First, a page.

For some of us, the thrill in making comes from the thrill of knowing that humans make—it’s a large part of what we do and what we are. And to be making in the same manner, building on and continuing the skills developed through the ages—for me, that’s heady stuff!

I love reading about the history of craft—how women wove as far back as the Paleolithic era, how exquisite jewelry was crafted without specialized tools, how tiny, ornate stitches were done in candlelight. I love the practical concerns that led humans to develop these skills and, more, the ways in which these art forms were used symbolically.

I love the connection I feel to people, women, of so long ago. So different, so much the same.

The writing I do fills these needs as well:

The problem-solving—Writing is never mindless. To write is to wrangle with difficulties. How do I express myself clearly? How do I draw the reader in? What is worth saying, how best to say it?

The connection to the past and to the future— All of us who write, not with the idea of the next Great Novel or renown, but just for the pleasure of writing and communicating, are carrying on a great tradition. We’re the Samuel Pepyses of the future, documenting and providing insight to daily life in the early 21st century, reflecting what it means to be human here and now.

In an era when people don’t write personal letters much anymore, our blogs become a place to convey the minutiae, the worries, the thrills, the little things that make up our lives. And, when I put words down in my blog and hit “publish,” my words, and any knowledge and insight I impart, become more likely to carry on. My thoughts and my way of seeing things, might, just might, outlast me.

I’ve learned in my blogging that these wordy, contemplative posts are not popular. That’s okay—while I work hard to keep my writing reader-centered, I’ve also come to realize that sometimes, as with all my making, I need to please myself. And, as was true with my students, I am thrilled to get the occasional sparks of understanding that reassure me that I’m not alone!

If you’ve read this far, have you considered what draws you to the creative choices you’ve made? I’m still working through my thoughts on this and would love to hear from you—why are you drawn to your particular art or craft or expressive outlet? Any of the reasons I’ve mentioned? Or ones I’ve missed?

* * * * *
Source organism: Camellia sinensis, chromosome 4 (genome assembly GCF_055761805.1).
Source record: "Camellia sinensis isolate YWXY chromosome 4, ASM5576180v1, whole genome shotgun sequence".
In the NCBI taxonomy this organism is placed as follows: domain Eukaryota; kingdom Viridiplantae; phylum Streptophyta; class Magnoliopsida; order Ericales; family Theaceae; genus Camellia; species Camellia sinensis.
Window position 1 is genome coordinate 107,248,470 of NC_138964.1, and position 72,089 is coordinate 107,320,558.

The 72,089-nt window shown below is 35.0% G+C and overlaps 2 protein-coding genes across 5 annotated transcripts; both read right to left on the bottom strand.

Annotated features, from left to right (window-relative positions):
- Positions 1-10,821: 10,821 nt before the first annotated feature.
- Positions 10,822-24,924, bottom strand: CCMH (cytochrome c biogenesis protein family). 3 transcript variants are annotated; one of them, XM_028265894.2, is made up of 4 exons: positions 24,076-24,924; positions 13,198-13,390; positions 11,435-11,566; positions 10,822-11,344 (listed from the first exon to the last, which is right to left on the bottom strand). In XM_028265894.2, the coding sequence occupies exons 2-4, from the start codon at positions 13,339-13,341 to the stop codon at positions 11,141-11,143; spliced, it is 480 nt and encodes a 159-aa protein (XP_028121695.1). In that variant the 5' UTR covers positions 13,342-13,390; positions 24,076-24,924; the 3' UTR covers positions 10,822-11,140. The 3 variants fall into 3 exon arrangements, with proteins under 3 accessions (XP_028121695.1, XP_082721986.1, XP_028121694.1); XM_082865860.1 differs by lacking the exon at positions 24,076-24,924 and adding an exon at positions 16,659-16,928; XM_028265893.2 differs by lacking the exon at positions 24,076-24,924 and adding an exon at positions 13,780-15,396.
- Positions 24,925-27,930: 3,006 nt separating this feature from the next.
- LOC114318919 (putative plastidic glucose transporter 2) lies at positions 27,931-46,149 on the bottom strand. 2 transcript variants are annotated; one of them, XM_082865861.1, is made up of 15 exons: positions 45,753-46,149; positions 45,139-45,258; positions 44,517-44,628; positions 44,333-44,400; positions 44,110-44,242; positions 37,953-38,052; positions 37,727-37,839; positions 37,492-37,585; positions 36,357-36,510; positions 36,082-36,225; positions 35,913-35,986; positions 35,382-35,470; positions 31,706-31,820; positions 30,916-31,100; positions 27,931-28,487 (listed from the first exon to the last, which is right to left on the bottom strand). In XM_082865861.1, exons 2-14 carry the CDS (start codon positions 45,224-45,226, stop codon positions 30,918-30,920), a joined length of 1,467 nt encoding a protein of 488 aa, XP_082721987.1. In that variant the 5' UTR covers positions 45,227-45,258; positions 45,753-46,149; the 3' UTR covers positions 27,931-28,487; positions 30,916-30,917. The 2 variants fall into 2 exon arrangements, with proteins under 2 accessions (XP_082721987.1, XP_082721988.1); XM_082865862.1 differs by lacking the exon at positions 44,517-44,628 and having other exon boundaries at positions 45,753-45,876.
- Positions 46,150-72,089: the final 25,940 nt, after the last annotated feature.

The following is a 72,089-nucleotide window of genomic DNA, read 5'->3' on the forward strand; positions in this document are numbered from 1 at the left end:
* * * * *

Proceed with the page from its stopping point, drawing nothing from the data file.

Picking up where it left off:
Fabric + Freezer Paper + Printer = Fun

IMG_4814If you’re crafty, love textiles, and want to customize your projects, you probably already know the technique I’m going to explain here. I’ve known this technique for quite a long time, and used it many times in the past, yet had forgotten about it–so maybe the same goes for you!

I want to remind you how easy and satisfying it is to print any image or words on fabric, using humble freezer paper, your trusty iron, and your home computer printer.

IMG_4784It’s a great technique for textile artists and crafters to have in their repertoires—it’s super easy, very inexpensive, and gives you custom fabric pieces that can be used in a gazillion ways.

I’m planning a quilt and, for part of it, I want to embroider the words of an old song on fabric panels and stitch them together.

I could just write the words on the fabric, and embroider over that, but I want a calligraphy typeface. So I chose one on the computer and typed up the stanzas of the song. You can choose anything, though—words, graphics, photos. You may be surprised at the quality of the print you can get! Just take into consideration the color of your fabric and how that might affect the colors you’re printing onto it.

I used my rotary cutter and cutting mat to cut cotton fabric into pieces that my printer could handle. These rotary cutters are commonly used by quilt makers but I use mine, with the mat, to cut all kinds of things—fabric, paper, cardstock, lots of stuff. If you don’t have one, just use your scissors.

IMG_4788Then I just ripped off a piece of freezer paper bigger than my fabric. Be sure you have freezer paper, not waxed paper!

Put the fabric face down on an ironing board or protected surface. Place the plasticized side of the freezer paper, shiny side down, on top of the fabric.

IMG_4791Make sure your iron is dry and will not spit steam all over the fabric. Empty it of water and turn the steam option off! I have an old iron that was never designed for steam so I use that.

Get the iron really hot and run it over the back of the freezer paper. Press down firmly and check often to see if the bond is complete. You don’t want corners that peel up or any spots that shift. When this is ready, it will seem as if the pieces of fabric and of freezer paper are one.

Let it cool a bit and trim the freezer paper right up to the edges of the fabric. Avoid any raveled threads that could gum up your printer!

Then, if you have your images ready, all you need to do is pop the fabric piece into your printer, making sure you know which side the printer will print on, and run it through!

IMG_4799Since I am embroidering over the lettering I printed and I’m not planning to launder this quilt, I’m not worried about the printed image fading. If you’re printing an image that will stand on its own and/or be washed, you should look into a spray-on fixative.

After the ink has dried fully, you can gently remove the fabric from the freezer paper and go ahead with your project!

IMG_4806Make a quilt with family photos!  Add fancy frames and borders around the photos! Make little fabric pennants to spell out a name! Make a fabric coffee coaster for your Valentine with downloadable graphics!

IMG_4804The possibilities are limited only by your imagination and the size of paper your printer will handle. And, of course, you can also use this method to stabilize fabric while you write or draw directly on it.

I’ll show you more of this quilt and tell you the story behind it as I get a little further along.

Have you used this technique before? What did you make? Can you add any helpful tips that I missed?